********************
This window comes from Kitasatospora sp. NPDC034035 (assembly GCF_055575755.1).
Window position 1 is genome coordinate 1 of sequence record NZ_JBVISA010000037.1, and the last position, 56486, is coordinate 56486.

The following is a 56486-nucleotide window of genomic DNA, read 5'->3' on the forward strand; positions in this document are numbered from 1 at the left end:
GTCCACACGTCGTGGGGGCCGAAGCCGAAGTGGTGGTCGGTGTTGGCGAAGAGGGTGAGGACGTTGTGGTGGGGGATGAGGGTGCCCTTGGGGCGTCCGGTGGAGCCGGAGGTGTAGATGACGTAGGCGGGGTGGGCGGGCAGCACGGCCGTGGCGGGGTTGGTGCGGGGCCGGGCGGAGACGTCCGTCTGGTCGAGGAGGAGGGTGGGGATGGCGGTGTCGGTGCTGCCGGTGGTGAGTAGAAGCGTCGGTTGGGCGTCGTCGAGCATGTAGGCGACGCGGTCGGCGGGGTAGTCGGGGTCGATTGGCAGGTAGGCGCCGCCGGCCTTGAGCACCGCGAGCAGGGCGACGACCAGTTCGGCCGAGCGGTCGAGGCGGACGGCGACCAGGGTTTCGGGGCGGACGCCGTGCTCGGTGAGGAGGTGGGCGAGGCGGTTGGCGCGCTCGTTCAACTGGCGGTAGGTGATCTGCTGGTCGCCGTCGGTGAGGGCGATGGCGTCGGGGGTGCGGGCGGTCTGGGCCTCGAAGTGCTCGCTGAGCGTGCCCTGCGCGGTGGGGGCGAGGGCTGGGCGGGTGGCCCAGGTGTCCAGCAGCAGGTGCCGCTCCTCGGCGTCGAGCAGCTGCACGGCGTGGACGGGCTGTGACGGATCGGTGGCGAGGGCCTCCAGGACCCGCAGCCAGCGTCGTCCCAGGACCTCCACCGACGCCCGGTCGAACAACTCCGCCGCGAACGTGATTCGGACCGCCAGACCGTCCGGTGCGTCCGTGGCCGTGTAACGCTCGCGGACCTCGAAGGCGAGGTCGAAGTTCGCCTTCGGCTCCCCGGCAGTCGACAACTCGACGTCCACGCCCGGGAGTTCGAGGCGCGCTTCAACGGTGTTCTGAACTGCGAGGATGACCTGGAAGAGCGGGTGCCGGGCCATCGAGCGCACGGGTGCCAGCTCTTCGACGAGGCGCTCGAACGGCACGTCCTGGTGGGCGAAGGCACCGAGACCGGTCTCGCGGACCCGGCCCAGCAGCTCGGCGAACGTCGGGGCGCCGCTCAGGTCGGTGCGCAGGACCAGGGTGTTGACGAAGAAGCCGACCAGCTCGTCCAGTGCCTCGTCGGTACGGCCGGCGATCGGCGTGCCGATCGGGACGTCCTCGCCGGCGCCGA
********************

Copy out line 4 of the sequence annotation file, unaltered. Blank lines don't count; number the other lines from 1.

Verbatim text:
GTCCACACGTCGTGGGGGCCGAAGCCGAAGTGGTGGTCGGTGTTGGCGAAGAGGGTGAGGACGTTGTGGTGGGGGATGAGGGTGCCCTTGGGGCGTCCGGTGGAGCCGGAGGTGTAGATGACGTAGGCGGGGTGGGCGGGCAGCACGGCCGTGGCGGGGTTGGTGCGGGGCCGGGCGGAGACGTCCGTCTGGTCGAGGAGGAGGGTGGGGATGGCGGTGTCGGTGCTGCCGGTGGTGAGTAGAAGCGTCGGTTGGGCGTCGTCGAGCATGTAGGCGACGCGGTCGGCGGGGTAGTCGGGGTCGATTGGCAGGTAGGCGCCGCCGGCCTTGAGCACCGCGAGCAGGGCGACGACCAGTTCGGCCGAGCGGTCGAGGCGGACGGCGACCAGGGTTTCGGGGCGGACGCCGTGCTCGGTGAGGAGGTGGGCGAGGCGGTTGGCGCGCTCGTTCAACTGGCGGTAGGTGATCTGCTGGTCGCCGTCGGTGAGGGCGATGGCGTCGGGGGTGCGGGCGGTCTGGGCCTCGAAGTGCTCGCTGAGCGTGCCCTGCGCGGTGGGGGCGAGGGCTGGGCGGGTGGCCCAGGTGTCCAGCAGCAGGTGCCGCTCCTCGGCGTCGAGCAGCTGCACGGCGTGGACGGGCTGTGACGGATCGGTGGCGAGGGCCTCCAGGACCCGCAGCCAGCGTCGTCCCAGGACCTCCACCGACGCCCGGTCGAACAACTCCGCCGCGAACGTGATTCGGACCGCCAGACCGTCCGGTGCGTCCGTGGCCGTGTAACGCTCGCGGACCTCGAAGGCGAGGTCGAAGTTCGCCTTCGGCTCCCCGGCAGTCGACAACTCGACGTCCACGCCCGGGAGTTCGAGGCGCGCTTCAACGGTGTTCTGAACTGCGAGGATGACCTGGAAGAGCGGGTGCCGGGCCATCGAGCGCACGGGTGCCAGCTCTTCGACGAGGCGCTCGAACGGCACGTCCTGGTGGGCGAAGGCACCGAGACCGGTCTCGCGGACCCGGCCCAGCAGCTCGGCGAACGTCGGGGCGCCGCTCAGGTCGGTGCGCAGGACCAGGGTGTTGACGAAGAAGCCGACCAGCTCGTCCAGTGCCTCGTCGGTACGGCCGGCGATCGGCGTGCCGATCGGGACGTCCTCGCCGGCGCCGA